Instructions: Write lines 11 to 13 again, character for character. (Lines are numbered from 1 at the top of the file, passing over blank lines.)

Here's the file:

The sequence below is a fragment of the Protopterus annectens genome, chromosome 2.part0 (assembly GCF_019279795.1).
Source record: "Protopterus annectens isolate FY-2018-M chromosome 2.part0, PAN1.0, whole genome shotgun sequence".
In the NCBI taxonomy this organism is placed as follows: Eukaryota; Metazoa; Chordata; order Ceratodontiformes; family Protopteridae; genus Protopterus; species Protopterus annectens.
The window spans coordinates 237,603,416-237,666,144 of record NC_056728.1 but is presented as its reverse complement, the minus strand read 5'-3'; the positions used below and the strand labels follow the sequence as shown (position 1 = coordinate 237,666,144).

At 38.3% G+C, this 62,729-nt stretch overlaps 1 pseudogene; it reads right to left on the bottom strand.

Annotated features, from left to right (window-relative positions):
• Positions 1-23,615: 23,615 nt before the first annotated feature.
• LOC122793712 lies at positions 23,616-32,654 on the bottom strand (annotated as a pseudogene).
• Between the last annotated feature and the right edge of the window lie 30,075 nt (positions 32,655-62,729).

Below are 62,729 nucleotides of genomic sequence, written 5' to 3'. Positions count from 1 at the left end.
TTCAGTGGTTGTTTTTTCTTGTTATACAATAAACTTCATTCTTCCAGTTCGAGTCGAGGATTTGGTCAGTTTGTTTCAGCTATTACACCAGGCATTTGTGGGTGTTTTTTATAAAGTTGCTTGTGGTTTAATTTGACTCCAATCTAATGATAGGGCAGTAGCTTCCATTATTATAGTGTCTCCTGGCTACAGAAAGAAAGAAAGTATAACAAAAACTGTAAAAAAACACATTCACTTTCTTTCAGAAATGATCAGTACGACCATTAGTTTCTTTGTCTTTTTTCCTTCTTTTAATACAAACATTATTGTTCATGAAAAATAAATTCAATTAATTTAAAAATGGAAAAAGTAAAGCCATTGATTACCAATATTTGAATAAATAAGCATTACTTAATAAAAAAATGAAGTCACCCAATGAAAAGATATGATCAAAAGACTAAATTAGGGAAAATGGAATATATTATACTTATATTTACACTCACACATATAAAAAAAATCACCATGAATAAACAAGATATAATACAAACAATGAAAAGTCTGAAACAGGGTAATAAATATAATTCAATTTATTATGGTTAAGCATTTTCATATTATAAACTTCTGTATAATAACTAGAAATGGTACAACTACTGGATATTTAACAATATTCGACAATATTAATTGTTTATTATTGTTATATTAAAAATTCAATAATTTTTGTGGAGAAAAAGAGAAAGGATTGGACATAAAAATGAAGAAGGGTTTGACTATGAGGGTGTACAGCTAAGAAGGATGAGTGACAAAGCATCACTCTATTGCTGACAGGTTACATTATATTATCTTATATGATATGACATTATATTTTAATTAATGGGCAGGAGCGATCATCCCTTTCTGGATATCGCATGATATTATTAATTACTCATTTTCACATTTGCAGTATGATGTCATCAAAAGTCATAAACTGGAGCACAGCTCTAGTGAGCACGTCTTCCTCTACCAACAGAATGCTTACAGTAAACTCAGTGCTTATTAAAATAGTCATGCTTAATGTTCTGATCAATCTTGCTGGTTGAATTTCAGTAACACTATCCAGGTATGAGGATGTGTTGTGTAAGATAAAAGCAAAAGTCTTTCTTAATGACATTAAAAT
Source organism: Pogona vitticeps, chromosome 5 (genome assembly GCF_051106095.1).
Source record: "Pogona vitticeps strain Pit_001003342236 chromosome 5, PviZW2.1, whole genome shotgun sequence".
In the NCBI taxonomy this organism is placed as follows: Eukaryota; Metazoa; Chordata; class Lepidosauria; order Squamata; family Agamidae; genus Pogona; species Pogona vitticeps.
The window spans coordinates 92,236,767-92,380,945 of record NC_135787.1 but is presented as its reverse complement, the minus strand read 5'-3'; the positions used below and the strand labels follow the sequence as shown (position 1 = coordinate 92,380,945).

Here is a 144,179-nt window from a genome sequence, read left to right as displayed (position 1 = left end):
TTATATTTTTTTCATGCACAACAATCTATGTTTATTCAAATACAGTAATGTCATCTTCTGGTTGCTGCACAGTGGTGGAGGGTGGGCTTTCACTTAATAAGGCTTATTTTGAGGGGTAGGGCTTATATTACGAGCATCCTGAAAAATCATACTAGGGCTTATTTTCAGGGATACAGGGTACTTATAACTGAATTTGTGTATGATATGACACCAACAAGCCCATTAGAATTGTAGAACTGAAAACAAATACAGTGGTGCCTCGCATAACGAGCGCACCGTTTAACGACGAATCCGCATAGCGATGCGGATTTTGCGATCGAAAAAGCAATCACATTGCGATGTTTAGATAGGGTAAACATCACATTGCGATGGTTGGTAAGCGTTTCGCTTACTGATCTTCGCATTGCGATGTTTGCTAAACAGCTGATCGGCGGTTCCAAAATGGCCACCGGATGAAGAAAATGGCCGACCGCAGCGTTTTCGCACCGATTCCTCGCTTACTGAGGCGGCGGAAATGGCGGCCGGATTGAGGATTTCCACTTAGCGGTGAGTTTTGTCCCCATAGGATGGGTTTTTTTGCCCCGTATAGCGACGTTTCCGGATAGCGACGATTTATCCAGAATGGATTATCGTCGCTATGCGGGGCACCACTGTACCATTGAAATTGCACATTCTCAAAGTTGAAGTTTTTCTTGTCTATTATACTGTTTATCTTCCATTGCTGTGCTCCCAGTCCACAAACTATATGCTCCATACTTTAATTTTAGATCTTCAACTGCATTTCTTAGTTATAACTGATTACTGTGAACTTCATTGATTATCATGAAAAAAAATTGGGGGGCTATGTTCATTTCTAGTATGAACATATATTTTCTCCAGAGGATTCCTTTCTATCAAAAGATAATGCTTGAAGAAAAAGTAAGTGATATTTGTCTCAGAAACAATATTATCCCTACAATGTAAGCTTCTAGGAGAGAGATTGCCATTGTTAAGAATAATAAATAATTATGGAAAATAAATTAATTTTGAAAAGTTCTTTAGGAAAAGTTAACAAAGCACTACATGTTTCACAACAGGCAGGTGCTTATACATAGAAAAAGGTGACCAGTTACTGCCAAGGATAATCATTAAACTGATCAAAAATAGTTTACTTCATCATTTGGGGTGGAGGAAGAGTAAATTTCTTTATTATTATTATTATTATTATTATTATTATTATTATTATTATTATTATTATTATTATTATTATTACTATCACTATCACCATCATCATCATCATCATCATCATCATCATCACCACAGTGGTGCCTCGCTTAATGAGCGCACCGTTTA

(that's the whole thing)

TTCAGTGGTTGTTTTTTCTTGTTATACAATAAACTTCATTCTTCCAGTTCGAGTCGAGGATTTGGTCAGTTTGTTTCAGCTATTACACCAGGCATTTGTGGGTGTTTTTTATAAAGTTGCTTGTGGTTTAATTTGACTCCAATCTAATGATAGGGCAGTAGCTTCCATTATTATAGTGTCTCCTGGCTACAGAAAGAAAGAAAGTATAACAAAAACTGTAAAAAAACACATTCACTTTCTTTCAGAAATGATCAGTACGACCATTAGTTTCTTTGTCTTTTTTCCTTCTTTTAATACAAACATTATTGTTCATGAAAAATAAATTCAATTAATTTAAAAATGGAAAAAGTAAAGCCATTGATTACCAATATTTGAATAAATAAGCATTACTTAATAAAAAAATGAAGTCACCCAATGAAAAGATATGATCAAAAGACTAAATTAGGGAAAATGGAATATATTATACTTATATTTACACTCACACATATAAAAAAAATCACCATGAATAAACAAGATATAATACAAACAATGAAAAGTCTGAAACAGGGTAATAAATATAATTCAATTTATTATGGTTAAGCATTTTCATATTATAAACTTCTGTATAATAACTAGAAATGGTACAACTACTGGATATTTAACAATATTCGACAATATTAATTGTTTATTATTGTTATATTAAAAATTCAATAATTTTTGTGGAGAAAAAGAGAAAGGATTGGACATAAAAATGAAGAAGGGTTTGACTATGAGGGTGTACAGCTAAGAAGGATGAGTGACAAAGCATCACTCTATTGCTGACAGGTTACATTATATTATCTTATATGATATGACATTATATTTTAATTAATGGGCAGGAGCGATCATCCCTTTCTGGATATCGCATGATATTATTAATTACTCATTTTCACATTTGCAGTATGATGTCATCAAAAGTCATAAACTGGAGCACAGCTCTAGTGAGCACGTCTTCCTCTACCAACAGAATGCTTACAGTAAACTCAGTGCTTATTAAAATAGTCATGCTTAATGTTCTGATCAATCTTGCTGGTTGAATTTCAGTAACACTATCCAGGTATGAGGATGTGTTGTGTAAGATAAAAGCAAAAGTCTTTCTTAATGACATTAAAAT
Source organism: Pogona vitticeps, chromosome 5 (genome assembly GCF_051106095.1).
Source record: "Pogona vitticeps strain Pit_001003342236 chromosome 5, PviZW2.1, whole genome shotgun sequence".